Journalist-Author Philip Gourevitch — Former Forward Staffer — Honored by France

Philip Gourevitch (left) with Antonin Baudry
Karen Leon
Philip Gourevitch (left) with Antonin Baudry

By Masha Leon

Published February 10, 2011, issue of February 18, 2011.
  • Print
  • Share Share

Journalist-Author Philip Gourevitch — Former Forward Staffer — Honored by France

“You are a man of books and stories,” said Antonin Baudry, cultural counselor of the French Embassy in New York, as he introduced Philip Gourevitch, recipient of France’s Order of Arts and Letters, at the January 31 ceremony held at the Cultural Services of the French Embassy. “You are a voice not only for France, but Europe… a correspondent in Asia, Europe, Africa, Siberia, Cambodia… the Iraqi War…. You first worked for the Forward, before working as a freelance writer.” Gourevitch, author of the award-winning book “We Wish To Inform You That Tomorrow We Will Be Killed With Our Families: Stories From Rwanda (Farrar, Straus and Giroux, 1998), responded: “I’m bewildered. My connection with France is personal…. It is my father who should be receiving this medal…. My mother [Jacqueline Gourevitch] was born in France. My father [Victor Gourevitch] came to France [from Belgium] in the early 1940s.”

Gurevitch continued: “I grew up in a home where [there was] the best of French writing, literature, film… [André] Gide, [Albert] Camus, and [André] Malraux… inspired me to be a writer.” Among the guests were Kati Marton, Salman Rushdie and Forward founder Seth Lipsky.

Gourevitch is the former editor of The Paris Review and a staff writer for the New Yorker. His book about Rwanda — along with others, including “A Cold Case” (Farrar, Straus and Giroux, 2001) and, with Erroll Morris, “Standard Operating Procedure: Inside Abu Ghraib” (Penguin Press, 2008), — has been translated into a dozen languages. Baudry described Gourevitch as “a merciless speaker whose comments about war always struck me.” Then he quoted the honoree: “People who win wars always know what they are fighting for. And people who lose wars generally only know what they are fighting against.”

Presenting the medal to Gourevitch, Baudry stated: “France is a country of diversity that knows how to recognize the quality of different standpoints, even those it doesn’t always agree with. People and countries can be defined by the people they honor and by their friends. Tonight we have chosen a very good friend… very demanding, very intelligent, as we wish our friends to be.”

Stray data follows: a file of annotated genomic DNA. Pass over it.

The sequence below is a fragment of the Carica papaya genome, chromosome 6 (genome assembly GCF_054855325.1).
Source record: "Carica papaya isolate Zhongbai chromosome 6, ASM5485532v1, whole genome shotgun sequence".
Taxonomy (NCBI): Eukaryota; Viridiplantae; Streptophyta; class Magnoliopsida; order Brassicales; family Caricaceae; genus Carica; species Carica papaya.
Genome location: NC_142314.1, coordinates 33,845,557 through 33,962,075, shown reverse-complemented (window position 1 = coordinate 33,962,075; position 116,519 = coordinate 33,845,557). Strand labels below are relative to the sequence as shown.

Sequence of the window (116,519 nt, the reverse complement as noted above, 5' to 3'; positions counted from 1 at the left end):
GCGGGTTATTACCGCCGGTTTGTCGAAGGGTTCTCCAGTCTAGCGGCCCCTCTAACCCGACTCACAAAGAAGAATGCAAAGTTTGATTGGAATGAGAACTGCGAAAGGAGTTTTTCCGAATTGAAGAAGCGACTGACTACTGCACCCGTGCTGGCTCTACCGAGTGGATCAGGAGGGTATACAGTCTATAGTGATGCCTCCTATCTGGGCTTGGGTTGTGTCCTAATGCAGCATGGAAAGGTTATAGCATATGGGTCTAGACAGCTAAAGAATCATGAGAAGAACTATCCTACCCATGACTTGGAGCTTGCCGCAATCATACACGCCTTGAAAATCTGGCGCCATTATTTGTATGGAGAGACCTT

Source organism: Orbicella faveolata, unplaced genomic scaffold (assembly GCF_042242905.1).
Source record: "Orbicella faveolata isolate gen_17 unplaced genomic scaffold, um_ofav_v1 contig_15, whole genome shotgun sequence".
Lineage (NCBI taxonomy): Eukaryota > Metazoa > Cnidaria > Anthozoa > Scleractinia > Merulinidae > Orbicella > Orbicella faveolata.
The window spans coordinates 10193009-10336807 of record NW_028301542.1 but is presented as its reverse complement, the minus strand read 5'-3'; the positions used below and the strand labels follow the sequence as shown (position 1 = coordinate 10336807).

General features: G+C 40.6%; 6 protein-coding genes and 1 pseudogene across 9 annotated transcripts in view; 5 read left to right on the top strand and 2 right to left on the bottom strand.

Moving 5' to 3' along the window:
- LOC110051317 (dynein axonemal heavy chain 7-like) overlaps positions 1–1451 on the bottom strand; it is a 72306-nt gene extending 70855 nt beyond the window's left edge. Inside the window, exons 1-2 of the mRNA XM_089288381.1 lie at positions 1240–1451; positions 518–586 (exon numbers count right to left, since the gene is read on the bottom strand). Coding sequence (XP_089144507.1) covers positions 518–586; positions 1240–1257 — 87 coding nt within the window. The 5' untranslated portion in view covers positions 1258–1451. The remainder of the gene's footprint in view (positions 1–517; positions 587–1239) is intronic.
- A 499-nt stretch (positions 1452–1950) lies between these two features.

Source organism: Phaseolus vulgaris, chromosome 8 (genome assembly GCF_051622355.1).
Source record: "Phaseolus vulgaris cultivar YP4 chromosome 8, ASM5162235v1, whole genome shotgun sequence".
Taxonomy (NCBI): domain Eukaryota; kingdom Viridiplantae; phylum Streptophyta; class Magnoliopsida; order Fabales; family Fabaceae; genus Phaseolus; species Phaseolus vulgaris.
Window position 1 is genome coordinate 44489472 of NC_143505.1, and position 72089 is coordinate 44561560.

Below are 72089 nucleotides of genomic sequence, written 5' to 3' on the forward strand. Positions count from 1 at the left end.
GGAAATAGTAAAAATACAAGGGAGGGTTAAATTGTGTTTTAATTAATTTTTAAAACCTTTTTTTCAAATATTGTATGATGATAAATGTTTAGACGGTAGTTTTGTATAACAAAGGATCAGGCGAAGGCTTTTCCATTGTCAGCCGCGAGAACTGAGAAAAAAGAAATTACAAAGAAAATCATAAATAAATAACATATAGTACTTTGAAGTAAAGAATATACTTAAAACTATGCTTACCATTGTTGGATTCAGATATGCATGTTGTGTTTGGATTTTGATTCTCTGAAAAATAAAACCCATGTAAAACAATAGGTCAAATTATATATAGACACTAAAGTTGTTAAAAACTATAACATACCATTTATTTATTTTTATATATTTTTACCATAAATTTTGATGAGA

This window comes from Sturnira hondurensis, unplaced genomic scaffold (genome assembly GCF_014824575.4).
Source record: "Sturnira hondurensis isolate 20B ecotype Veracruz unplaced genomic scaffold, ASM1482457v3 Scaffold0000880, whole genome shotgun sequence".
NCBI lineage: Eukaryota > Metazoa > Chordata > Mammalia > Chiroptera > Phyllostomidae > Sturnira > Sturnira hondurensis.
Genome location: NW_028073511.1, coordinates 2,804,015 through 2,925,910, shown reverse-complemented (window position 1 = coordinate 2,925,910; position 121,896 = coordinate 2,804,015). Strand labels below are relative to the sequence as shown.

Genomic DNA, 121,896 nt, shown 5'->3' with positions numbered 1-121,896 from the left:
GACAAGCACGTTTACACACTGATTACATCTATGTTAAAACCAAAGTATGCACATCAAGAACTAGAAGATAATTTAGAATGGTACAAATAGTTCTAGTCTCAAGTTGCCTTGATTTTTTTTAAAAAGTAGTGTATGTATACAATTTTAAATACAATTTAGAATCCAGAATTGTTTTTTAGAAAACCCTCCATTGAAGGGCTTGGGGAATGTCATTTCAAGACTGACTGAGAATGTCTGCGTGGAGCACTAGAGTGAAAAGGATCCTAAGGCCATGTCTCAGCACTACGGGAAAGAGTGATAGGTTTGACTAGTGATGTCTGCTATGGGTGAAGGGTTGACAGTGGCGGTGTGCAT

The Order of Arts and Letters was created in 1957 to recognize eminent artists and writers, as well as individuals who have contributed to making French culture known throughout the world.


‘Rabbit a La Berlin’ and ‘Loss’ — Films That Reflect on Aspects of Germany’s Past/Present

I am delighted to inform that “Rabbit a la Berlin,” a 2009 film in German and Polish with English subtitles, is now geared for national distribution. A 2010 Academy Award nominee for best short documentary, “Rabbit” is about the situation that once existed in Berlin along the 120-mile walls that separated East and West Berlin. A population of well-fed, content rabbits lived between the walls, and it was verboten to shoot at them. Humans, however, were shot if they tried to escape to West Berlin. A no-stress Socialist paradise for the floppy-eared hoppers, they became a “must see” tourist attraction for such visitors as Fidel Castro, Nikita Khrushchev, Willy Brandt and Yasser Arafat. German shepherd dogs protected the rabbits’ security until the fecund generations over-bred and the thousands of younger bunnies lost all sense of fear, having no memory of any other existence. Running out of space and food, the “socialist” rabbits began to burrow under the wall to the “capitalist” West. Like their human counterparts, some were shot, food was poisoned and the once placid, well-fed hoppers were transformed into anxiety-ridden fugitives.


‘Loss,’ A 30-Minute Short Lamenting the Absence of Jews In Germany

Shown along with “Rabbit” is “Loss,” a 30-minute film by **Nurith Aviv ** that had a brief run at New York City’s Film Forum this past December. In the preface, Hannah Arendt, in a clip from a 1984 interview, stares into the camera and declares: “The intellectuals abandoned us.”